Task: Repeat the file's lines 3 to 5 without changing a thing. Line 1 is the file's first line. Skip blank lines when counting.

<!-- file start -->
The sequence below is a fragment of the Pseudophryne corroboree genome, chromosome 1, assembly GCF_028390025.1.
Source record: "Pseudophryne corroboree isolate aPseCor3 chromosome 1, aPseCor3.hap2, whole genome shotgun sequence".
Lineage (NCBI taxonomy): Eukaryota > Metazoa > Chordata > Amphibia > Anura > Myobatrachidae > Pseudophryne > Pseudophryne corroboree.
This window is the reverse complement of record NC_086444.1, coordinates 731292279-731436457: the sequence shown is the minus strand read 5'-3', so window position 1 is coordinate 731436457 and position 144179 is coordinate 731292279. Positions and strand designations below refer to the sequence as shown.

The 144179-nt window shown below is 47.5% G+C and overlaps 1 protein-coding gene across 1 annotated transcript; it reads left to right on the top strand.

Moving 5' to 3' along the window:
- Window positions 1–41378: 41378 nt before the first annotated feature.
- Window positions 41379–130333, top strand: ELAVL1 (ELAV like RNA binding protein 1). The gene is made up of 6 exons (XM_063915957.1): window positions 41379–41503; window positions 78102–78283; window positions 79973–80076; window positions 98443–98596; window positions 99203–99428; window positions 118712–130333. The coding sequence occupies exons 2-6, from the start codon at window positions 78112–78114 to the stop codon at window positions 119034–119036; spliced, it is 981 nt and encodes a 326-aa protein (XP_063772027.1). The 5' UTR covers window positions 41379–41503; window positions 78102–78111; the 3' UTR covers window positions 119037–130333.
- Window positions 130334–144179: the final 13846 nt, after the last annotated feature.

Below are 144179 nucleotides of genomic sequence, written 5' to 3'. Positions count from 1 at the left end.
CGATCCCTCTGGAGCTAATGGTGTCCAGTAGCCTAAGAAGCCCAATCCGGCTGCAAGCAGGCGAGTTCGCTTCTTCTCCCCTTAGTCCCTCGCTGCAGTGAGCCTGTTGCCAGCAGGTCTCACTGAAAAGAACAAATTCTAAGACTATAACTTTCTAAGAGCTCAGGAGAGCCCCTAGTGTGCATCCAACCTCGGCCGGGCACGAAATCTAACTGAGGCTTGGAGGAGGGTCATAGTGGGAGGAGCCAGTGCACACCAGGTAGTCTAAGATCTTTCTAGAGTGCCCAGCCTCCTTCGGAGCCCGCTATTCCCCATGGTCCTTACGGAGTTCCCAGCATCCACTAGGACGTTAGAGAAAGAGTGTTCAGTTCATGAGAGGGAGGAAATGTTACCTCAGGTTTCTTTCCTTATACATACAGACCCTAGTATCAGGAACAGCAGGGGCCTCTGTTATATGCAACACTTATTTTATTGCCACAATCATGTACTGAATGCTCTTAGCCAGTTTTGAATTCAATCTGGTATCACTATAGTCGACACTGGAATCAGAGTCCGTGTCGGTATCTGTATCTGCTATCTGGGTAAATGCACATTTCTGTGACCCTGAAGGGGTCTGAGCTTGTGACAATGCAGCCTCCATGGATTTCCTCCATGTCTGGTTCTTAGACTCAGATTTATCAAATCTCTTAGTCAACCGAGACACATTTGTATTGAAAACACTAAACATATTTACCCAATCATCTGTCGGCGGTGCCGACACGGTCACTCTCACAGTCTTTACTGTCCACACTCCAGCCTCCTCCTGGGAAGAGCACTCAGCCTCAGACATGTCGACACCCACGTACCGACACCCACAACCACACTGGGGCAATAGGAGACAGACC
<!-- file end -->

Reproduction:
Lineage (NCBI taxonomy): Eukaryota > Metazoa > Chordata > Amphibia > Anura > Myobatrachidae > Pseudophryne > Pseudophryne corroboree.
This window is the reverse complement of record NC_086444.1, coordinates 731292279-731436457: the sequence shown is the minus strand read 5'-3', so window position 1 is coordinate 731436457 and position 144179 is coordinate 731292279. Positions and strand designations below refer to the sequence as shown.

The 144179-nt window shown below is 47.5% G+C and overlaps 1 protein-coding gene across 1 annotated transcript; it reads left to right on the top strand.